CRYSTAL BRIDGES MUSEUM OF AMERICAN ART, BENTONVILLE, AK
Gill & Lagodich has framed twenty-three paintings for Crystal Bridges in both period and custom-made replicas of special period frames in the G&L collection. Prior to the museum's Grand Opening in November 2011, we also restored fifteen museum-owned frames —primarily original to their paintings— in our New York restoration studios. A list of artists appears below.
Provision of period frames for paintings by James Henry Beard, William Merritt Chase, Thomas Cole, John Haberle, F. Childe Hassam, John Frederick Kensett, John LaFarge, Alfred H. Maurer, William Rimmer, John Singer Sargent, George H. Smillie, and Susan Waters.
Provision of custom-made Replica frames for paintings by Frank W. Benson, Ralston Crawford, Jervis McEntee, George Luks, Thomas Moran, George W. Pettit, Dorothea Tanning, James McNeil Whistler, Hale Aspacio Woodruff, James Wooldridge.
Restoration of museum-owned frames original to paintings by Thomas Cole, Gerardus Duyckinck (six portrait frames), James Earl, Martin Johnson Heade, John Koch, Roger Medearis, John F. Peto, Leon Pomarede, Abbott H. Thayer.
JAMES HENRY BEARD (1812–1893)
It’s Very Queer Isn’t It?, 1885, oil on canvas, 32-1/8” x 26-1/16” PERIOD FRAME c. 1880s-1900 American Watts-style painting frame; gilded applied composition ornament with gilded quarter-sawn oak panel. Excellent original gilding and patina. Molding width: 5-1/2”
FRANK WESTON BENSON (1862 – 1951)
Summer Day, 1911, oil on canvas, 36-1/8 x 32-1/8 inches, framed by Gill & Lagodich in a custom-made replica c. 1911 American Arts and Crafts painting frame; lemon-gilded hand-carved and cast ornament on wood; molding width 7” Note: original frame: hand-carved signature verso: 19 M 11 / Carrig-Rohane/ Thulin-Murphy Co./Boston / #926. "'Summer Day' can be seen as Benson’s affectionate comparison of his young daughters’ radiance and beauty to that of nature itself, an assertion of their essential equivalence to summer’s warmth, light, and air. The sunny outdoor scene depicts eighteen-year-old Elisabeth and thirteen-year-old Sylvia casting their eyes toward the high horizon line, where the boundary between sea and sky nearly dissolves. The billowing sails on and just below the horizon reinforce a sense of gentle movement, as do the girls’ cascading gowns, loosely arranged hair, and decorative ribbons, all of which are enveloped by soft ocean breezes. Benson’s broken brushwork appears lightly but quickly stroked, and his high-keyed palette of whites and white-inflected blues glinting off the summer sea is a ravishing display of Impressionist technique perfectly tuned to his ephemeral, sun-shot subject."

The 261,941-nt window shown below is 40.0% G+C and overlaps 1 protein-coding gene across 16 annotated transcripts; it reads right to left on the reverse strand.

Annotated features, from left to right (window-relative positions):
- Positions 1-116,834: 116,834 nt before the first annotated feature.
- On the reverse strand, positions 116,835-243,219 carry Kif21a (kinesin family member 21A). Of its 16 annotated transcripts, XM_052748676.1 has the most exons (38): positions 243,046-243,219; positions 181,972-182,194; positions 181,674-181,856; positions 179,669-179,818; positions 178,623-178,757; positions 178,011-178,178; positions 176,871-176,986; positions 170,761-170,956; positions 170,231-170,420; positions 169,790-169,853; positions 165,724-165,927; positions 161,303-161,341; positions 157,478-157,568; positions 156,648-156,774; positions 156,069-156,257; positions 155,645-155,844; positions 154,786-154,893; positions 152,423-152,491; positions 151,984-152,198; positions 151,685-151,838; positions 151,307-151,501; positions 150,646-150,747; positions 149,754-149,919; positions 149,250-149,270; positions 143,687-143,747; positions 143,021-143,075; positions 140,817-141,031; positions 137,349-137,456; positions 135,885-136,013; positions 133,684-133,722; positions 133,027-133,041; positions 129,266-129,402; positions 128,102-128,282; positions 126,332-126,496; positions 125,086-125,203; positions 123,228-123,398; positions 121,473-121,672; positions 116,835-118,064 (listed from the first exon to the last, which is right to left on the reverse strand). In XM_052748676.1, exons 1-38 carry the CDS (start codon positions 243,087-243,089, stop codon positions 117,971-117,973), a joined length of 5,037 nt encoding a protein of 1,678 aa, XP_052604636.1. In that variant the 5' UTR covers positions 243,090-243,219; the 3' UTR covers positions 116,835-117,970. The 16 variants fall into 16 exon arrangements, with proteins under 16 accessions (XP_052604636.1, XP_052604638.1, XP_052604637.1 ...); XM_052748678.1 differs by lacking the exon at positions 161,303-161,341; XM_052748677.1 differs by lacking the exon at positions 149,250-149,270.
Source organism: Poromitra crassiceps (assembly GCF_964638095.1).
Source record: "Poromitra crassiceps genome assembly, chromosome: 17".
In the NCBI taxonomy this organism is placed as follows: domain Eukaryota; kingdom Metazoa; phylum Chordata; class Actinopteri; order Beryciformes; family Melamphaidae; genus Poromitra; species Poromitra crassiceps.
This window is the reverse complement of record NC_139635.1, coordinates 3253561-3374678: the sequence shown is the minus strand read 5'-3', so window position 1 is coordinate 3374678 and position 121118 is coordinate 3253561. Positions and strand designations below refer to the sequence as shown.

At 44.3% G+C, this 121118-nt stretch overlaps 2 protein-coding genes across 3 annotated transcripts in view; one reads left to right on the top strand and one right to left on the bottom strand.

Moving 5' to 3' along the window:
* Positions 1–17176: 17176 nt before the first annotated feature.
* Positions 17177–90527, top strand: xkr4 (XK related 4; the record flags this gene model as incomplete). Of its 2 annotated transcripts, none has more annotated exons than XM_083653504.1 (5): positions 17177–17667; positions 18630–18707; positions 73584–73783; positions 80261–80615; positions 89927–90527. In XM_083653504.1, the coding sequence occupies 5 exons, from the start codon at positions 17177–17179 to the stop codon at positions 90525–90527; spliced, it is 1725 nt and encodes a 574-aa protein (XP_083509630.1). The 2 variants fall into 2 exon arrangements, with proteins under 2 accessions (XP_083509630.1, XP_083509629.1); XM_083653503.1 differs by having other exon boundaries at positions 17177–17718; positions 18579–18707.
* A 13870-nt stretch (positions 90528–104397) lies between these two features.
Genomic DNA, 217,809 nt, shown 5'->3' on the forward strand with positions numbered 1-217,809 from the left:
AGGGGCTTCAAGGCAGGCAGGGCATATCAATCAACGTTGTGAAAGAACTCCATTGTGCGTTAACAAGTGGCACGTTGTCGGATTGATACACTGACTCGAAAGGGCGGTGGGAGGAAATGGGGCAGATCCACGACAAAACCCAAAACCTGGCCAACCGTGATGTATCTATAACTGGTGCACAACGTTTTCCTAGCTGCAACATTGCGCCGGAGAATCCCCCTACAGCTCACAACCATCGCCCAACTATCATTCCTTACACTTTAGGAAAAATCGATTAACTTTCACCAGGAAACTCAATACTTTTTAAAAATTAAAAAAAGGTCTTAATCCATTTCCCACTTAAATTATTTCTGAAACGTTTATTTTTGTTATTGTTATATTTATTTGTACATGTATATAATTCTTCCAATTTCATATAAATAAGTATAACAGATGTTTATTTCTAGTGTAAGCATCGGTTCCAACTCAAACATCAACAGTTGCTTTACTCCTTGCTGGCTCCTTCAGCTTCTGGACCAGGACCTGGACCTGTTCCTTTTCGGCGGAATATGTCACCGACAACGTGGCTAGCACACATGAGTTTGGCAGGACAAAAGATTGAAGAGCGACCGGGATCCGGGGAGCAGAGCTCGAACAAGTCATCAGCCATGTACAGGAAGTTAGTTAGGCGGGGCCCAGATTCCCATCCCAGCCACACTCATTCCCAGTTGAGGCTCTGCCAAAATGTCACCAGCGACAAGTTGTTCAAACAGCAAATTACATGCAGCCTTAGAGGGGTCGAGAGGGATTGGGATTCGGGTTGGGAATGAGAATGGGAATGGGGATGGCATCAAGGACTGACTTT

FREDERICK CHILDE HASSAM (1859 – 1935)
Paris At Twilight, oil on canvas, 1887, 25-1/2" x 21-1/4", period American Whistler-style gilded wood frame.
JOHN LAFARGE (1835 – 1910)
Wild Roses and Water Lily - Study of Sunlight, watercolor on paper, c. 1883, 11-3/4” x 9-3/4”. c. 1890s American painting frame; gilded wood with double reeded inner and outer elements and plain wide gilded frieze. Molding width: 5-13/16"
THOMAS MORAN (1837–1926)